Sunday, January 15, 2012

Teaching the Barfly a Lesson in Picking Up

So it’s a Friday night out with a few girls and we find ourselves at this little alternative bar in discussion around a candle lit table. Looking around the room there is an unusual proportion of men, and reading the body language of some of them, they appear to be mobilizing to approach us. Two men in particular looked particularly hungry.

A tall, average build, clean cut brown hair, average looking man, pulls his friend over and interrupts our conversation “Hey Ladies” he says, “My friend here is a really good kisser.” My friends and I look at each other unimpressed. He continues to say “ahh, you’re probably going to ask me how I know… well, I may have tried in high school…” We said very little. He then explains how he promised his friend he wouldn't leave alone tonight and proceeds to try and sell us on his friend. We respond indirectly expressing our disinterest and then return to our conversation. They continue to stand there, for a while.

As time passes, they are still standing there. A few of the girls leave, and it's myself and a friend remaining. The man pipes in again, and raising his eyebrows in attempt to entice us he says "You know, making out between four people is pretty gross huh." He makes a circle motion with his finger grouping us together. My friend and I looked at eachother in disgust and shook our head out of embarrassment for him. Then he said "I would happily make out with either of you though... " again with the raised eyebrows. "No thanks" we both said. And again, we returned to our conversation. His friend left shortly after, but like a bee around honey he continued to stand there.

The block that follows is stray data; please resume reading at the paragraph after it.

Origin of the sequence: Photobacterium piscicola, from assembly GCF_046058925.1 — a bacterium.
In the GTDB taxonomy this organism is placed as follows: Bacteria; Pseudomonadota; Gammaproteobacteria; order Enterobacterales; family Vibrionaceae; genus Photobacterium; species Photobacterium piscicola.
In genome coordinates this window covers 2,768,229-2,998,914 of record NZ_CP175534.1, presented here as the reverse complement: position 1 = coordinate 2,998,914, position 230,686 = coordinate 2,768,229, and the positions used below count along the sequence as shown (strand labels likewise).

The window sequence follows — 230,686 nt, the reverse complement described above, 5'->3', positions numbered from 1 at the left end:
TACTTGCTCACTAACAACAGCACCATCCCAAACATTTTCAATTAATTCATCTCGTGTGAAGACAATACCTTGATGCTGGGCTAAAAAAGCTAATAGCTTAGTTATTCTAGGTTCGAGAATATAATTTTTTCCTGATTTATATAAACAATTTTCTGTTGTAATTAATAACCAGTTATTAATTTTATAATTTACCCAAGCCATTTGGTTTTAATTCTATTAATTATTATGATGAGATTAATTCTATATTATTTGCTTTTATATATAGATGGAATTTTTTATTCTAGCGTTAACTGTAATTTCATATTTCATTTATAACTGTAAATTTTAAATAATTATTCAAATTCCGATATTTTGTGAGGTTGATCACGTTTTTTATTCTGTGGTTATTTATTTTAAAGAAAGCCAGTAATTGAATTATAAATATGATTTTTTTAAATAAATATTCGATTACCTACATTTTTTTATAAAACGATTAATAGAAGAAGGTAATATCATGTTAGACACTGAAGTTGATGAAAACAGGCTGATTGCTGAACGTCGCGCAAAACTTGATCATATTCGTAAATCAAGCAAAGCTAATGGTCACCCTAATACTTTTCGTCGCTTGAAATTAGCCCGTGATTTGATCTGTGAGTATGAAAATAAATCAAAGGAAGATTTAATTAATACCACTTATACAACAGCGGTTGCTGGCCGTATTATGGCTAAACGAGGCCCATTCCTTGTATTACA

The night went on, he finally left as the girls in my group came and went, discussions with different men infiltrated the table, and lack of attention was paid to this guy. I thought he was gone for good.

It was until a bit later, however, where seemingly all the girls I was with had paired off with a guy around the bar that I was temporarily alone at the table. Guess who shows up. He comes over and says "I bet you want to go home with me don't you" and I said "Sorry, no. And I don't do that sort of thing. I'm not a pickup / one night stand type person." He took a step back, furrowed his brow and said "Ppppft! Yeah, whatever. You want to go home with me." I responded a bit more assertively this time. "Actually, no, NO, I don't. Like I said, I'm not interested and I'm not into that." It was like the wheels in his brain had temporarily jammed and I'd just said something that did not align with the way he understood the world. Silenced, only temporarily I'm afraid, he responded eventually with "Well, I'm not going to let you go home with me" I responded "I don't want to go home with you" he responded "yes, you do" I responded "No, I don't" he responded "Yes, you do."